Tonawanda News — The City of Tonawanda school board passed a budget Tuesday for the 2013-2014 academic year that will increase the tax levy by 3.2 percent.
As a result, a resident who lives in a home worth $90,000 would pay an additional $49.80 in taxes next year if the plan is approved.
The board approved the measure by a five to two vote after a lengthy discussion. Residents will vote on the $29,858,602 budget May 21.
Board President Jackie Smilinich, Vice President Demelt Shaw, as well as board members Danielle Opalinski, Robert Shaw and Jennifer Mysliwy voted for the measure. Sharon Stuart and Diane Misner voted against it.
“I can’t hand out raises to teachers and then put the stress on the backs of our taxpayers,” Stewart said of the 2 percent raises most employees will receive. “We didn’t get the help that we needed from our staff, and that’s unfortunate ... and I have a very difficult time making cuts that affect our children.”
All of the tax options considered Tuesday included the same exact cuts, but under each option, different amounts of money would be entered into the fund balance. If the district does not move to increase the fund balance, it will likely be in the red by 2015.
The budget plans to cut three middle school teaching positions, but due to seniority, a high school english teacher will be cut and a middle school teacher will be transferred to the high school.
Prior to adopting the budget, the board approved a retirement incentive plan that will be offered until the end of May. If 10 staff members choose to take the plan, the district will save about $261,000.
The plan outlines incentives of $5,000 and higher for retiring staff members depending on their position.
Peter Buckley, of Wendel architects, also attended Tuesday’s meeting to provide the board with an update on the capital project. He said architects have completed a study of the choral and band rooms and determined renovations can be completed.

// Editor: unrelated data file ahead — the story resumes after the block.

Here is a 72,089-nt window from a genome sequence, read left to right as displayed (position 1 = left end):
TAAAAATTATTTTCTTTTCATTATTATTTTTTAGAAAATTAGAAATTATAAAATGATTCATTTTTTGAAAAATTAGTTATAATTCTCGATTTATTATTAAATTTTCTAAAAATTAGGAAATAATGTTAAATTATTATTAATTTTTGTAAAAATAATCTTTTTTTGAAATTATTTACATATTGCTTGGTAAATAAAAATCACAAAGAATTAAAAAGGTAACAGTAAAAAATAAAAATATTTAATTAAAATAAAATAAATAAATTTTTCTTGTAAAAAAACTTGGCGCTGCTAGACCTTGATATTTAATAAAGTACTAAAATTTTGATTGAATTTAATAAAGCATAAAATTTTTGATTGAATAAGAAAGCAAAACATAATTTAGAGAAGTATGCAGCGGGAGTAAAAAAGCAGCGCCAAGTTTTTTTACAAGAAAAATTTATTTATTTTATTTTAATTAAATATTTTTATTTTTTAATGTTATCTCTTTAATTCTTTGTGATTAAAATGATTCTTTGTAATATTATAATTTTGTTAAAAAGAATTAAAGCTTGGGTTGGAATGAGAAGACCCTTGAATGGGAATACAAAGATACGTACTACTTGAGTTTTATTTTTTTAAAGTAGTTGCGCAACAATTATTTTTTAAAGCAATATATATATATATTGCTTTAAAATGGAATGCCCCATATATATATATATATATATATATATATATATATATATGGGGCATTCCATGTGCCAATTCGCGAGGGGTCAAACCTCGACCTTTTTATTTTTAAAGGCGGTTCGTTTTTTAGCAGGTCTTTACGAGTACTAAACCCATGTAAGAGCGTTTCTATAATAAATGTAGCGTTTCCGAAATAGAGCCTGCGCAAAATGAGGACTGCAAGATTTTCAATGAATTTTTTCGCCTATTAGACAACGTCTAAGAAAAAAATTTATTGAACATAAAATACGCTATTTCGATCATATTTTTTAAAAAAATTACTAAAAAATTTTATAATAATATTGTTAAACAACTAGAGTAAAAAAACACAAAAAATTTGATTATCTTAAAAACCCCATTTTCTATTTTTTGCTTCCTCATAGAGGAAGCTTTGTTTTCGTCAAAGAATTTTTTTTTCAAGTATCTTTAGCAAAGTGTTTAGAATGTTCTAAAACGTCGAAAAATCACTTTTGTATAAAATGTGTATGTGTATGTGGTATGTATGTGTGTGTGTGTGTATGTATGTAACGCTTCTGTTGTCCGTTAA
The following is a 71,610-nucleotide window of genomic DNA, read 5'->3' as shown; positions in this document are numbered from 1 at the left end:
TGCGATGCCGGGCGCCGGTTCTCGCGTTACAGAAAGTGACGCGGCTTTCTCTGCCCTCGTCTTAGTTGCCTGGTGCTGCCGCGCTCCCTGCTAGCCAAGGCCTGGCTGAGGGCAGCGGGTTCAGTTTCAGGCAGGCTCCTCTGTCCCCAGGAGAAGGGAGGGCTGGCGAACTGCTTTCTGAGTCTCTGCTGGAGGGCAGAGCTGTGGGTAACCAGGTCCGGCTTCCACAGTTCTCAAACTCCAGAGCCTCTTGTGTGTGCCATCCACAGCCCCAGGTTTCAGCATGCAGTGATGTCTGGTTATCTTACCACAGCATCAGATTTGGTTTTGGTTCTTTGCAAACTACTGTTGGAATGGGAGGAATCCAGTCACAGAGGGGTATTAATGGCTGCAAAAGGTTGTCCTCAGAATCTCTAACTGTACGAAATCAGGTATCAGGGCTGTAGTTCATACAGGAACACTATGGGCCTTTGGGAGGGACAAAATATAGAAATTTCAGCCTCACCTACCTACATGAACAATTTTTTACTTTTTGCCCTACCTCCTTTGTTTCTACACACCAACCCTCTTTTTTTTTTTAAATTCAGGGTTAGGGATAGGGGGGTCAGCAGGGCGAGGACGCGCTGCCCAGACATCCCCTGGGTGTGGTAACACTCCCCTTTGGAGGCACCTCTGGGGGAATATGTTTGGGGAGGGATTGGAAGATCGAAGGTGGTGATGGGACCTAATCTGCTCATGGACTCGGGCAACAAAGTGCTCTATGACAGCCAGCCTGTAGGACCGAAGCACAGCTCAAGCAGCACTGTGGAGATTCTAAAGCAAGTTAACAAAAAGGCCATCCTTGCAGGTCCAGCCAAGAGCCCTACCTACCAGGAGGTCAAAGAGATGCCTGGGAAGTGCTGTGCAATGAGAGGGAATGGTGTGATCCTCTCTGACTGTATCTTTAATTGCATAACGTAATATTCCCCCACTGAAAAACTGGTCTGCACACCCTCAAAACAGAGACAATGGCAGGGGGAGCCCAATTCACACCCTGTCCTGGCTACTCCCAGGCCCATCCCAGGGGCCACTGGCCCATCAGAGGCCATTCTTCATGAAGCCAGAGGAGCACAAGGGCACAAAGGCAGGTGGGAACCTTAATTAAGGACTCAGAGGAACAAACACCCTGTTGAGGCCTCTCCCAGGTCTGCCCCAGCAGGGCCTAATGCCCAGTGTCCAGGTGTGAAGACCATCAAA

“There is no question you can get a terrific band and choral room,” Buckley said.
Project managers and the board turned to renovations — instead of the initial expansion plans — after those bids came in more than $500,000 over budget. Architects will now complete three-dimensional designs of the renovations, which will include raising the roof of the band room and expanding the width of the choral room.
“Our acoustical consultant is confident that will improve the acoustics and meet the requests,” Buckley said.
The board also awarded contracts for the general construction, plumbing, mechanical and electrical work for the construction of the football stadium. In total, those bids came in 15 percent lower than expected.
With those savings, and those from not expanding the music rooms, the board must now decided how to spend an extra $1 million that has been allocated for the project. Those extra funds will likely go to technology or security improvements.
The board also approved a $119,000 contract for the construction of a maintenance and storage building near the field. The original estimate for the building was $140,000 and although some board members questioned the necessity of the building, Buckley strongly suggested the board approve it.
“It came in under budget, and the equipment has to go somewhere,” he said. “It’s expensive, and it’s going to last a lot longer if it is protected.” Contact reporter Jessica Bagley at 693-1000, ext. 4150